To cover for Malabar’s affair, I would tell Charles one thing, my father and Peter another, my friends something else, attempting to explain either my mother’s absences or my own.

All families have secrets. When your mother is self-oriented almost ad infinitum is a larger-than-life character, and only wants you to confide in while cheating on her husband, everything becomes something that the secrets converge on.

“Ben is like a wild animal,” my mother said in a way that made me understand that we’d left the topic of gardening.

“The man needs a jungle.”

The book is not only about the author’s mother; it’s also about her realising herself, becoming an individual in her own right while developing her own life, and then, as we all do, circle into her mother and father as we all do. The book displays this in a near-Ingmar Bergman state of affairs without turning overly dramatic.

I won’t say more about what goes on in this book, but I will strongly recommend it. The language is that of a seasoned writer who has turned over this, the story of herself and her family, for a long time before delivering it to the public in book form.

This is a laudable effort and deserves to be read by everybody who likes memoirs, especially well-written ones. It’s cathartic about the overt and slowly and elegantly reveals how a woman can grow up and evolve into her own while hiding and constantly revealing her past.
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LibraryThing member villemezbrown
A schadenfreude soap opera that reminds me of watching Dallas when I was a kid or Tiger King on Netflix last night. Brodeur's mother marries a rich and sickly bookworm and some years down the road has an affair with his vigorous and vibrant best friend. Fourteen-year-old Brodeur is recruited as
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confidante and accomplice, aiding and abetting the affair's cover-up. Things get even a little more twisted before they get better . . . or at least as good as they're going to get. Outrageous and sad.

Side note: It seems weird for the author to go to the trouble to use pseudonyms for everyone in the book and then basically out them all in the Acknowledgments. What was the point of that? A legal department thing?
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LibraryThing member pomo58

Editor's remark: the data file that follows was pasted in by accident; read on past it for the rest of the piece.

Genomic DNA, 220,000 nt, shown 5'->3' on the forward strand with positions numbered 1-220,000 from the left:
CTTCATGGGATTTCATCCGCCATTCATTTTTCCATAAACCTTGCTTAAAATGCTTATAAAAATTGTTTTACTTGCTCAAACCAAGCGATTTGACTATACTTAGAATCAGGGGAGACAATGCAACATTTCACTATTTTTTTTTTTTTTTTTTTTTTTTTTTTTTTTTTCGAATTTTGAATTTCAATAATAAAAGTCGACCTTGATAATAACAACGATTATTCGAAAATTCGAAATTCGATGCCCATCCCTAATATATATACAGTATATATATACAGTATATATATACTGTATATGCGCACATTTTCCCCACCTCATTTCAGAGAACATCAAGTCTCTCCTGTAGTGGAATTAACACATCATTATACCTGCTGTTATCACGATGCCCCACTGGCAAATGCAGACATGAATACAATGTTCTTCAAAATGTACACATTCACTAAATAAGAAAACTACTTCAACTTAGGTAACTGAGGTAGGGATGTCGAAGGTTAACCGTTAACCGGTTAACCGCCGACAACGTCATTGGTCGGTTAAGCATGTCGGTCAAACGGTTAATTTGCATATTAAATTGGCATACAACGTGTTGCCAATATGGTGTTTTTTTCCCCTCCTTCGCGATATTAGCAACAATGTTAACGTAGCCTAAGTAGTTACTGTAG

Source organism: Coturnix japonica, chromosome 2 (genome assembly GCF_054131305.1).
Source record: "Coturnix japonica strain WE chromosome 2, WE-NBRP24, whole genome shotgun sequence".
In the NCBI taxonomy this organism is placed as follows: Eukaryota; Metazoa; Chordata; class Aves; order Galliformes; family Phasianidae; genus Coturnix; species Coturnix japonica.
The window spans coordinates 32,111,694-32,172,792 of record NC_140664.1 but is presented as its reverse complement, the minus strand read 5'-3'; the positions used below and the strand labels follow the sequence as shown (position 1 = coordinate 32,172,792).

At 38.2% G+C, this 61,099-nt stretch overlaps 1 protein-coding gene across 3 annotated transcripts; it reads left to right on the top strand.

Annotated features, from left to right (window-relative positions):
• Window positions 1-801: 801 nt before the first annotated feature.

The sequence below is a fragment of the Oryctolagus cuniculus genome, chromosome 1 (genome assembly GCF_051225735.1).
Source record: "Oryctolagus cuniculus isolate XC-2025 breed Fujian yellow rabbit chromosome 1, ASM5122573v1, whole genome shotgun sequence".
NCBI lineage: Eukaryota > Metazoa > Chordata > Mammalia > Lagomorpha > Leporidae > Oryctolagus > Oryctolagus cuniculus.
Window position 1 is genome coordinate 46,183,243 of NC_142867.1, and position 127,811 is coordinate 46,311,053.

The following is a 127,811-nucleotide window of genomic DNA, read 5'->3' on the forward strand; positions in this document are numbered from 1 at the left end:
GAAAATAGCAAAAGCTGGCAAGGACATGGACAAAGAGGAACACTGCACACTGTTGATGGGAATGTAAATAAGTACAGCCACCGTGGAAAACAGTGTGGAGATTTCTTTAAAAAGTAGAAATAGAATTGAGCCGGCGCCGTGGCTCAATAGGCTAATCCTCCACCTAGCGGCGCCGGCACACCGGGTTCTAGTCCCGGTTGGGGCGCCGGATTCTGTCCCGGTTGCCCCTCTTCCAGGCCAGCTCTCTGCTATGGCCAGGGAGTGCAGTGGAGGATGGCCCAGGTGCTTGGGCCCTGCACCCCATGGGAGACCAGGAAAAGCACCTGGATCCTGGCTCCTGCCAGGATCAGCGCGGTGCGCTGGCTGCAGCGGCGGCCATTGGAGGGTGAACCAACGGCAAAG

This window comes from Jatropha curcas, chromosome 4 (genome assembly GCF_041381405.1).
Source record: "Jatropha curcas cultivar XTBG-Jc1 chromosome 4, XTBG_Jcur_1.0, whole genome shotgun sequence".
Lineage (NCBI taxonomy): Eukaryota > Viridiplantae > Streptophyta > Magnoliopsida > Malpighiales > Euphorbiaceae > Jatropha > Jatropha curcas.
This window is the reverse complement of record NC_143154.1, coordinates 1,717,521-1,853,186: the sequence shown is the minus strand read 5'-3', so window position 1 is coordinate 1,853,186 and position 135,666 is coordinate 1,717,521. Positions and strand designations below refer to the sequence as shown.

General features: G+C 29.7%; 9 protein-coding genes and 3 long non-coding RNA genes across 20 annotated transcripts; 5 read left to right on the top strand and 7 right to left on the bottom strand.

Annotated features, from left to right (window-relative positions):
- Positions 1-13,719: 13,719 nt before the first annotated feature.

Wild Game: My Mother, Her Secret, and Me by Adrienne Brodeur is a memoir that reads almost like a novel, albeit one with a lot of dysfunction involved.

I'll start with the writing. It took a while for me to get into the flow of the writing. I was into the book immediately but her style took me a
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little while to adapt to. Once I did, I came to think that it worked very well here. A lot of detail yet at the same time it almost seemed skeletal. I know, that doesn't make sense, and I should probably find a better way to express it, but I won't. What I want to say to a prospective reader is this: if you don't immediately feel like you're in the flow of the book, give it a little more time, I think you'll be rewarded.

There are many instances where it is easy to just judge and step away from trying to understand these people. Understanding does not require approval, it simply requires the basic senses of compassion and empathy. That said, you will still have many moments where you shake your head and just think, 'are you kidding me.' But many of those moments actually make sense if you have tried to understand rather than judge. With the mother's personality her actions do make sense. Dysfunctional, yes, but to a dysfunctional person it is logical. And a child, well, to feel close to a parent who might otherwise be hard to be close to is worth a lot of compromise. Does that make it right? That isn't the point here, the point is that it happened and it had long term effects.